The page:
Understanding Targeted Misgendering and Deadnaming as Hate SpeechJenni Olson, Leanna Garfield / Jun 7, 2023
Leanna Garfield is the Manager of the Social Media Safety program at GLAAD and Jenni Olson is the Senior Director.
LGBTQ Pride Month is an appropriate time to reflect on the topic of targeted misgendering and deadnaming online — especially in light of the dramatic departure last week of Twitter’s head of trust & safety, after Elon Musk overruled his staff’s decision to limit the reach of a notorious anti-trans video by far-right extremist and Daily Wire pundit Matt Walsh (the video was specifically flagged for targeted misgendering).
Alongside inflammatory mischaracterizations of transgender healthcare and baseless assertions of trans and LGBTQ people being threats to children, the practice of targeted misgendering and deadnaming has emerged in recent years as one of the most common modalities for expressing contempt toward trans and nonbinary people across social media platforms.
The trope is extremely popular amongst high-follower anti-LGBTQ accounts and is especially utilized to bully, mock, and harass prominent trans public figures (Admiral Rachel Levine, Dylan Mulvaney, 16-year-old Zaya Wade to name a few), while simultaneously expressing hatred of trans and nonbinary people in general.*
As is true with other hate-driven tropes, the far-right pundits, politicians, and accounts who engage in the practice tend to disingenuously feign that such expression is not hate speech, even as their animus is unmistakable, both from the posts themselves and from their clearly stated positions on the basic rights and dignity of trans and LGBTQ people. To be very clear — this isn’t about accidentally getting someone’s pronouns wrong or mistakenly mentioning their old name.
A particularly egregious example of this practice is a July 2022 YouTube video in which far-right ideologue Jordan Peterson viciously misgenders and deadnames actor Elliot Page dozens of times in the course of a 15-minute rant. YouTube demonetized — but didn’t remove — the video, which has 3.5 million views, for violating its “advertising policies around hateful and derogatory content.” Peterson is known for his virulent anti-LGBTQ extremism.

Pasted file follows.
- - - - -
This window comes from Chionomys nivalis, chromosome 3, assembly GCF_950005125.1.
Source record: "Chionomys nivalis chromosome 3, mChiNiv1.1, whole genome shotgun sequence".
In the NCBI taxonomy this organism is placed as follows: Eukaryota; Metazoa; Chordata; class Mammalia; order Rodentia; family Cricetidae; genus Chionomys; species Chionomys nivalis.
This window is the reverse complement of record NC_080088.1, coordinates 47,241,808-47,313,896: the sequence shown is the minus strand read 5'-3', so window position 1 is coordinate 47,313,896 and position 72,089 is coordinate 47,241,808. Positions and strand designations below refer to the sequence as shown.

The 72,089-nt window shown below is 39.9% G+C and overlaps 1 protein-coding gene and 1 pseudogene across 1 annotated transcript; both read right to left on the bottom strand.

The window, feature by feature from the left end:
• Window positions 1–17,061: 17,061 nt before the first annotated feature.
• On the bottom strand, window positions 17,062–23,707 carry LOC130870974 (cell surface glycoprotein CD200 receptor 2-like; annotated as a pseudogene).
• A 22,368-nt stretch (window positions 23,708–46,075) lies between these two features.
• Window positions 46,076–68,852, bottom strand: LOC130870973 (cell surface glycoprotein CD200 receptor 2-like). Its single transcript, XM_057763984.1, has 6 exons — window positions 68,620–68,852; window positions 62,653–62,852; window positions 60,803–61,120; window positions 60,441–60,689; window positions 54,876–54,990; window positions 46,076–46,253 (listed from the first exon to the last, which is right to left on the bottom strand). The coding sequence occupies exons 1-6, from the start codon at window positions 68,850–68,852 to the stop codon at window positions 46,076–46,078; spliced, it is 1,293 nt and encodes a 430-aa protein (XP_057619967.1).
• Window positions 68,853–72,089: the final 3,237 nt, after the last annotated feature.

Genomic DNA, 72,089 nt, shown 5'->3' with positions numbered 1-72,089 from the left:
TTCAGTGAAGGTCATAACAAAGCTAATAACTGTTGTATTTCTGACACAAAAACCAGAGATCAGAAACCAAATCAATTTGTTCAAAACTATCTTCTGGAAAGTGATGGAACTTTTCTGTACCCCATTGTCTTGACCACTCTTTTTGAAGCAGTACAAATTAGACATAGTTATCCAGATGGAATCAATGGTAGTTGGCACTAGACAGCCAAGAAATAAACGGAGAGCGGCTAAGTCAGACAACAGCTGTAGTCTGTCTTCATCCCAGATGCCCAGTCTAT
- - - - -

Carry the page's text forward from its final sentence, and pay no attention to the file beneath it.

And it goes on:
In July 2020, in response to being relentlessly targeted online with misgendering, U.S. DHS Assistant Secretary for Health, Admiral Rachel Levine succinctly characterized such attacks as “intolerance and discrimination against LGBTQ individuals, and specifically transgender individuals.”
“It’s an attempt to bully us; it is abusive; it is harassment,” trans attorney and Harvard Cyberlaw Clinic instructor Alejandra Caraballo explained last year to Reuters.
The Current State of Policies on the Major Platforms
Currently, of the five major platforms – TikTok, Facebook, Instagram, YouTube, and Twitter – only TikTok explicitly prohibits targeted misgendering and deadnaming in its hate and harassment policy. While for both Facebook and Instagram, Meta’s “Gender Identity Policy and User Tools” policy explains: “For private individuals, we remove claims about a person’s gender identity if the individual reports it to us." Though it requires direct reporting by the individual user, clearly the policy should be interpreted to cover both targeted misgendering and deadnaming, which involve a “claim about a person’s gender identity”.
In addition to the self-reporting requirement, unfortunately this policy also does not apply to public figures, a loophole which leaves transgender notables unprotected and allows anti-trans hate accounts to target them as a way of expressing general anti-trans animus. Meta has not made any public statements with regard to this interpretation of the policy, though the company vehemently insists in its policies that “Hate speech against the LGBTQ+ community is prohibited.”
In 2021, GLAAD joined Media Matters for America and 18 other organizations in calling for YouTube to add such a prohibition to its hate speech policy. In a March 2023 Google Civil Rights Audit, consultants at WilmerHale convey similar guidance to Google, advising that: